Paris, March 2nd, 2018) - As the Democratic Republic of Congo (DRC) goes through a severe political and humanitarian crisis, its government is on the verge of concluding a multi-million-dollar deal, tainted with allegations of corruption, with Dubai Port World (DPW), said today the Platform to Protect Whistleblowers in Africa (PPLAAF).
Approached by several whistleblowers following the negotiations between the DRC and DPW, PPLAAF is uploading documents exchanged between the negotiators, including memorandums of understanding, as well as a description of the corporate structure that the parties intend to create.
The contract to be signed will lead not only to the construction and operation of a port in Banana, the only part of the Congolese territory with access to the Atlantic Ocean, but also to the creation of a corporate structure that will possibly allow the personal enrichment of dignitaries of the Congolese regime. The negotiations, on a project exceeding one billion US dollars, would be tainted with corruption.
According to the minutes of DRC’s council of ministers held on February 24th, 2018, it was decided that the project is to be presented again at the next council meeting before a final decision is made. Given the imminent signing of the contract, PPLAAF has decided to publish these documents today.
“Once again, outraged by these malpractices and the perspective of personal enrichment, whistleblowers have decided to reveal the inside stories of negotiations between the DRC and a multinational,” said William Bourdon, president of PPLAAF. “It is obvious that a deep-water port on the Atlantic seaboard could benefit the DRC, but certainly not if it is designed for misappropriation rather than for the general interest”.
A whistleblower is a person who discloses information regarding actions that are unlawful, illicit or against public interest, that he/she has witnessed in the context of his/her employment. By publicly disclosing information through PPLAAF, the whistleblowers at the source of these revelations hope to prevent the misappropriations planned during the negotiations on the project.
A Congolese joint-venture will be created by the DRC and DPW to build the port of Banana. The DRC part will not be one of the existing Congolese public authorities, but a new state company of which nearly half may belong to a private person.
The management of the port will be ensured by a new company, of which 60% will belong to DPW and 40% to “Private DRC”. According to the whistleblowers, this “Private DRC” will be owned by no other than President Joseph Kabila or a person close to him. According to DPW estimates, this arrangement would allow “Private DRC” to earn more than $ 45.3 million in seven years. As implied by a letter sent by DPW’s CEO Sultan Ahmed Bin Sulayem to President Joseph Kabila, this guarantee was to be put in place by DPW before the DRC agreed to enter negotiation.
PPLAAF has not contacted the parties to the negotiations for a response on these allegations, in order to prevent acts of retaliation against the whistleblowers or their relatives. PPLAAF stands ready, however, to publish the responses that the parties will send to PPLAAF following this disclosure.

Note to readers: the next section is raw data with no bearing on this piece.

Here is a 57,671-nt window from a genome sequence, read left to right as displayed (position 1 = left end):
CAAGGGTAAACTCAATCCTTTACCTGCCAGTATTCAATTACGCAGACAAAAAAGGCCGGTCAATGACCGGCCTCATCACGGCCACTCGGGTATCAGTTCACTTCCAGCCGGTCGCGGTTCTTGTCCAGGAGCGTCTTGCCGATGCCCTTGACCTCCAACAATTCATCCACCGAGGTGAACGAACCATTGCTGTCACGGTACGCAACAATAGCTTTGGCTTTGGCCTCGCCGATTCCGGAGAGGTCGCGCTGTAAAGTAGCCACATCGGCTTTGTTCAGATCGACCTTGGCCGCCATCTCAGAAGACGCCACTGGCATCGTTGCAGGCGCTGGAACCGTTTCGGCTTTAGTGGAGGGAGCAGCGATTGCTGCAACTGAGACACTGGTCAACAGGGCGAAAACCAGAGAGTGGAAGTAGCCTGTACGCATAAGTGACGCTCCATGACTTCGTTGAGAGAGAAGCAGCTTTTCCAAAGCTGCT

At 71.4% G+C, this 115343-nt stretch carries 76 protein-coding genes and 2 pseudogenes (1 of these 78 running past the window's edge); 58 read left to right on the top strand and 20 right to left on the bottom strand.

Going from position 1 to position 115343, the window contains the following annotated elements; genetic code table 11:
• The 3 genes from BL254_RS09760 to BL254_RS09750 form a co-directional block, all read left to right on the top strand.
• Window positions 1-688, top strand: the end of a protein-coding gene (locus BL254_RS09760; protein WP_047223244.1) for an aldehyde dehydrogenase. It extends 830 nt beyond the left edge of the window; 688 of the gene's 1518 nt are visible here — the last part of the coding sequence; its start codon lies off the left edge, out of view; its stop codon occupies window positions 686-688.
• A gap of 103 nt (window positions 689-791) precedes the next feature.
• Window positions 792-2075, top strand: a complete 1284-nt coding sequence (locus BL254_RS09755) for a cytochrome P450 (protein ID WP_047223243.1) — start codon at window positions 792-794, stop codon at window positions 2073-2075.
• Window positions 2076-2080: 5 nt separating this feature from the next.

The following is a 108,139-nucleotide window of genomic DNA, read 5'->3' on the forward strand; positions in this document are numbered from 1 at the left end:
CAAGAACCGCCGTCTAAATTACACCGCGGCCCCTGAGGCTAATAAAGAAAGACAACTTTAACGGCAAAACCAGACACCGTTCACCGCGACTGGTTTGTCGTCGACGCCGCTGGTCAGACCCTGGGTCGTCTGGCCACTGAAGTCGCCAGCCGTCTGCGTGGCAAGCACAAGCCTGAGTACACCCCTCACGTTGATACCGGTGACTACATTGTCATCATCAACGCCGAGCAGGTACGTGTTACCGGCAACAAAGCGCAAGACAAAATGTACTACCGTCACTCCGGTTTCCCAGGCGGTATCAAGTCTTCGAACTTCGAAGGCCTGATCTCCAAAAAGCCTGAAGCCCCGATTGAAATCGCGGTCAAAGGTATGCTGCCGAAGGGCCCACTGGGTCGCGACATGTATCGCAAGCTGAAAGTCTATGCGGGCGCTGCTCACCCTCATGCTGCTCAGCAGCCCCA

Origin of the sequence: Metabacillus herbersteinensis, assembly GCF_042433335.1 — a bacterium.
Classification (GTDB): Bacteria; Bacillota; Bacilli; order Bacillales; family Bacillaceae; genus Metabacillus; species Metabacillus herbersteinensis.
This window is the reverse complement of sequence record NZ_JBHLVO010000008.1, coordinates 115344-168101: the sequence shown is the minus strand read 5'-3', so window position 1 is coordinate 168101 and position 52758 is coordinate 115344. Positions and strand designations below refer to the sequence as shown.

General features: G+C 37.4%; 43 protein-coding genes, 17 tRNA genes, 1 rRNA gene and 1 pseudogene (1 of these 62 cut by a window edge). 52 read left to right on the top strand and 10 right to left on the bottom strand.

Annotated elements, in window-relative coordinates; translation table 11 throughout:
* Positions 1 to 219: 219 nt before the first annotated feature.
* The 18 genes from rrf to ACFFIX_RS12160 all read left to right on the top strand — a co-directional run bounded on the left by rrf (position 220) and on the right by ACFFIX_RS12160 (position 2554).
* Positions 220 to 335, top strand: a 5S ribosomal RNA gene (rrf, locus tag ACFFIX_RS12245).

The DRC is currently in a severe crisis. The political agreement concluded at the end of 2016 for the holding of presidential elections before the end of 2017 and the easing of political tensions has not been respected. President Joseph Kabila has remained in power through violence and repression while ignoring these commitments. Since December 31st, 2017, peaceful demonstrations to enforce the political agreement have been severely repressed by the police. According to Human Rights Watch, several people were killed, and hundreds wounded.
“As repression in the DRC intensifies and human rights violations are committed daily, multinationals and foreign businessmen are accommodating to the situation and continue to enrich themselves,” said Henri Thulliez, Member of PPLAAF’s Board of Directors. “The chaos strategy that is being put in place by a president who is clinging to power does not seem to cool down the lucrative appetite of certain companies.”
The Congolese regime is regularly questioned by the media and by non-governmental organizations for acts of severe corruption and for the Kabila’s entourage’s control on the Congolese economy. Last July, PPLAAF showed how $42 million have been diverted from the Congolese Central Bank by the private company EGAL to allow the purchase of wildlife animals for the benefit of Ferme Espoir, a company owned by President Kabila.
By December 21st, 2017, the United States adopted sanctions against several economic actors in the DRC who were accused of corruption, including Dan Gertler, an Israeli billionaire who accumulated hundreds of millions of dollars through shady markets in the energy and mining sectors. Other individuals suspected of corruption are likely to be sanctioned in the coming weeks.
PPLAAF is a Senegalese non-governmental organization created in March 2017 with hubs around Africa. It provides support to assist whistleblowers including encrypted communication, free legal advice or representation against employers, continued assistance to protect the whistleblower in the disclosure of information to the public, the development of legislation to protect whistleblowers and legal cases based on whistleblower information.
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